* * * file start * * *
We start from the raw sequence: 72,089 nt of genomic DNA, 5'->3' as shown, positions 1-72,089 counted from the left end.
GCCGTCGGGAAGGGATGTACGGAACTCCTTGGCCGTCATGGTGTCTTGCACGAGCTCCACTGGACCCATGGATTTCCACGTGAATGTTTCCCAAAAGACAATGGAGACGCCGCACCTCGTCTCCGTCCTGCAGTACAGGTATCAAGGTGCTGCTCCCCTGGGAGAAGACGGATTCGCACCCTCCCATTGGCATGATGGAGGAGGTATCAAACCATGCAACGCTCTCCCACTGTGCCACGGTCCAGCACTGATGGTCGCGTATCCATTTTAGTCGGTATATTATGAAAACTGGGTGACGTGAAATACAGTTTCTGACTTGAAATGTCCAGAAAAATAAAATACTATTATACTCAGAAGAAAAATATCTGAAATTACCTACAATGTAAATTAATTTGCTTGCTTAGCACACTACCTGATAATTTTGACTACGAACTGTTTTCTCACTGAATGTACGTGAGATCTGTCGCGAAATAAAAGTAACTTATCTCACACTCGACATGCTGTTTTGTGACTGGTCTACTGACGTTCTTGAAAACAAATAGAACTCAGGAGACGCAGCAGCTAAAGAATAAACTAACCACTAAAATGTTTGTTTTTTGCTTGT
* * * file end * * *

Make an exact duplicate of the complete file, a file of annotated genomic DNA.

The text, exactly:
We start from the raw sequence: 72,089 nt of genomic DNA, 5'->3' as shown, positions 1-72,089 counted from the left end.
GCCGTCGGGAAGGGATGTACGGAACTCCTTGGCCGTCATGGTGTCTTGCACGAGCTCCACTGGACCCATGGATTTCCACGTGAATGTTTCCCAAAAGACAATGGAGACGCCGCACCTCGTCTCCGTCCTGCAGTACAGGTATCAAGGTGCTGCTCCCCTGGGAGAAGACGGATTCGCACCCTCCCATTGGCATGATGGAGGAGGTATCAAACCATGCAACGCTCTCCCACTGTGCCACGGTCCAGCACTGATGGTCGCGTATCCATTTTAGTCGGTATATTATGAAAACTGGGTGACGTGAAATACAGTTTCTGACTTGAAATGTCCAGAAAAATAAAATACTATTATACTCAGAAGAAAAATATCTGAAATTACCTACAATGTAAATTAATTTGCTTGCTTAGCACACTACCTGATAATTTTGACTACGAACTGTTTTCTCACTGAATGTACGTGAGATCTGTCGCGAAATAAAAGTAACTTATCTCACACTCGACATGCTGTTTTGTGACTGGTCTACTGACGTTCTTGAAAACAAATAGAACTCAGGAGACGCAGCAGCTAAAGAATAAACTAACCACTAAAATGTTTGTTTTTTGCTTGT